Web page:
Set at the turn of the century, smooth talking con man Eddie Johnson weasels his way into a job at friend and rival Joe Rocco's Coney Island night spot. Eddie meets the club's star ...
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Rich kid Danny Churchill (Rooney) has a taste for wine, women and song, but not for higher education. So his father ships him to an all-male college out West where there's not supposed to ... See full summary »
A young man who has lost his memory, escapes from prison with three other convicts. The other men help him find back bits of his past, until they arrive at a village where two warring families recognize him. Apparently he has a reputation for being a fast gun, and he has been paid to kill a man - who says he is his father. His younger brother is jealous of the attention the prodigal son receives,... See full summary »
Set at the turn of the century, smooth talking con man Eddie Johnson weasels his way into a job at friend and rival Joe Rocco's Coney Island night spot. Eddie meets the club's star attraction (and Joe's love interest), Kate Farley, a brash singer with a penchant for flashy clothes. Eddie and Kate argue as he tries to soften her image. Eventually, Kate becomes the toast of Coney Island and the two fall in love. Joe then tries to sabotage their marriage plans.Written by
Daniel Bubbeo <firstname.lastname@example.org>
"Lux Radio Theater" broadcast a 60 minute radio adaptation of the movie on September 30, 1946 with Betty Grable reprising her film role. See more »
The characters speak as if Brooklyn is some distance away from Coney Island, one saying that he will get some men from Brooklyn, another referring to relatives out in Brooklyn. However, Coney Island is in Brooklyn. See more »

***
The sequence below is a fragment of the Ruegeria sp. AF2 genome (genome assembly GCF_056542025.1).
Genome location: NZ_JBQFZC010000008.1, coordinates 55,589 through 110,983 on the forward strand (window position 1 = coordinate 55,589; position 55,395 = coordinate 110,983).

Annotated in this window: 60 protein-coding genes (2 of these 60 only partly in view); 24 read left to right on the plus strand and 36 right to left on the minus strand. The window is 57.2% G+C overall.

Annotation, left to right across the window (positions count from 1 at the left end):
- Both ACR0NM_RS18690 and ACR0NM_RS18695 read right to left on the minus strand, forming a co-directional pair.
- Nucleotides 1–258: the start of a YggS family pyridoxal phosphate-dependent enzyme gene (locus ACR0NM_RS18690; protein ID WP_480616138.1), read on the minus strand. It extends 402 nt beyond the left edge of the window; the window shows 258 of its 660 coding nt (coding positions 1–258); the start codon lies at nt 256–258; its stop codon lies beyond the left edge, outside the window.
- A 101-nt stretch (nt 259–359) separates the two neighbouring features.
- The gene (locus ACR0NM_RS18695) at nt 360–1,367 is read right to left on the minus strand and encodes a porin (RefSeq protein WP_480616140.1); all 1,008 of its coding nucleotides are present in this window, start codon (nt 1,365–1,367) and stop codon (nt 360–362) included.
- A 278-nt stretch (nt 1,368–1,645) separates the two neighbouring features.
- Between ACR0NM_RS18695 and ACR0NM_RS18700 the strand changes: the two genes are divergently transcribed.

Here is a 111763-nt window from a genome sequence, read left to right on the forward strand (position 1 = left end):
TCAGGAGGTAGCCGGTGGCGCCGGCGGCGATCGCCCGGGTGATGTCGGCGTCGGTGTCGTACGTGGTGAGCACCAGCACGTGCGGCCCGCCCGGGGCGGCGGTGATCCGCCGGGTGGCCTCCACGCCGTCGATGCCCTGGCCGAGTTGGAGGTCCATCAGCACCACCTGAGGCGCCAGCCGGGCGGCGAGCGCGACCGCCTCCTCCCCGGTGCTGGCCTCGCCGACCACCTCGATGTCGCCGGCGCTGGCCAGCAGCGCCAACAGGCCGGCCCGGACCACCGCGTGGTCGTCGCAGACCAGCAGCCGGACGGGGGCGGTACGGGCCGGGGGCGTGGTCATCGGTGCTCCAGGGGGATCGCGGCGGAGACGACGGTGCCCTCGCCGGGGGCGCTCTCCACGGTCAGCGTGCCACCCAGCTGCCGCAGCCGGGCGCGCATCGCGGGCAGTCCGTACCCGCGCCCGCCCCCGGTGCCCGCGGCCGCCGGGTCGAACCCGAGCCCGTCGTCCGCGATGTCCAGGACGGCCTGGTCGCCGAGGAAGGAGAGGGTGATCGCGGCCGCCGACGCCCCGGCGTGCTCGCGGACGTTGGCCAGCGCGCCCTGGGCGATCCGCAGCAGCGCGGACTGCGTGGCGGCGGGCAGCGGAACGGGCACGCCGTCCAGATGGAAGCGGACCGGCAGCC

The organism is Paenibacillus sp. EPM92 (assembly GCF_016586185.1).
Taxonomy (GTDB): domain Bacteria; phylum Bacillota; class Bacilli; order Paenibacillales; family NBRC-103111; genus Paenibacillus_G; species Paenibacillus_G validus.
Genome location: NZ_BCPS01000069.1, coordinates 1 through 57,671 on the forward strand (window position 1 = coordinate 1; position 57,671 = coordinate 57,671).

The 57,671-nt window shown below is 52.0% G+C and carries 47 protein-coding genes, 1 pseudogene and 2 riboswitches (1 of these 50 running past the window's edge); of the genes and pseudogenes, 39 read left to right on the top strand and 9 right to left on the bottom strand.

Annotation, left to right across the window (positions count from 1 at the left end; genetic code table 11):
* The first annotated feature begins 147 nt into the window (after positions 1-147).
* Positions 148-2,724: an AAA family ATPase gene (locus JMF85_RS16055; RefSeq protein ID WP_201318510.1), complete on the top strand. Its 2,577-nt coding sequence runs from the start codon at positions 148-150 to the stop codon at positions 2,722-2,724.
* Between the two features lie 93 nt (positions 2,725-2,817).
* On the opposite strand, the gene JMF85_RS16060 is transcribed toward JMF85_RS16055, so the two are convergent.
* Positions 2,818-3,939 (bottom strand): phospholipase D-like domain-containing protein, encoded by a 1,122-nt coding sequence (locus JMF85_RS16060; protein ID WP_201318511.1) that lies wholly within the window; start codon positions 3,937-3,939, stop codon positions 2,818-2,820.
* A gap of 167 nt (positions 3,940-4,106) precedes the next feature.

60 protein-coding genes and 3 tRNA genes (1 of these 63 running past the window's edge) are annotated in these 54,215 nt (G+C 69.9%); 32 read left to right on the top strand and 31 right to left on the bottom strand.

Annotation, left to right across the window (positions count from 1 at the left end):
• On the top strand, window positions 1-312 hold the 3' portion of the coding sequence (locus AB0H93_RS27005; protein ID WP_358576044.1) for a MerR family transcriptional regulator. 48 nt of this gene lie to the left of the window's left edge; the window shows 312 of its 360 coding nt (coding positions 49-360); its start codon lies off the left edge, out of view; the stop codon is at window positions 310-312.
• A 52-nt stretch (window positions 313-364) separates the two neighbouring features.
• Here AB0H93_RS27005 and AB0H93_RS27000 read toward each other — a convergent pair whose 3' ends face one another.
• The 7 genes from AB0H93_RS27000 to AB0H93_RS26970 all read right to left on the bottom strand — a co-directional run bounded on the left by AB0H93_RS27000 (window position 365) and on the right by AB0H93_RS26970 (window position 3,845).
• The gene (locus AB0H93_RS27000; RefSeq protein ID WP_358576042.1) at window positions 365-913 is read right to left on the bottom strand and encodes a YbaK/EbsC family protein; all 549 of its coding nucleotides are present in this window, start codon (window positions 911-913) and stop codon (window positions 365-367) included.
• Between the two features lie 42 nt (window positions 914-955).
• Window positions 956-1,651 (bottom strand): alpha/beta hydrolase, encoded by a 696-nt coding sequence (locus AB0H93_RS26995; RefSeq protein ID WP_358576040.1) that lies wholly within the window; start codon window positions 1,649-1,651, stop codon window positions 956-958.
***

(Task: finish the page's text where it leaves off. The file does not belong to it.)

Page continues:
CONEY ISLAND was such a successful Fox musical that seven years later it was turned into another starring vehicle for Grable called WABASH AVENUE. It's a breezy turn-of-the-century show biz tale about two Coney Island hucksters and the tricks they play on each other to win patrons at their establishments.
Betty is the brassy singer with the garish costumes and exaggerated singing/dancing style that Montgomery has to tone down by tying her to a prop so she can't move but has to deliver her ballad ("Cuddle Up A Little Closer") without gyrating all over the stage. Naturally, the love/hate relationship blooms into romance with Grable and Montgomery making a pleasing match as a team.
Lost of comedy relief from PHIL SILVERS and CHARLES WINNINGER, some nice song and dance numbers for Grable, and the whole backstage story is easy to take, the usual misunderstandings and schemes backfiring before the fadeout to a happy ending.
For BETTY GRABLE's fans, this one has to be rated one of her best.
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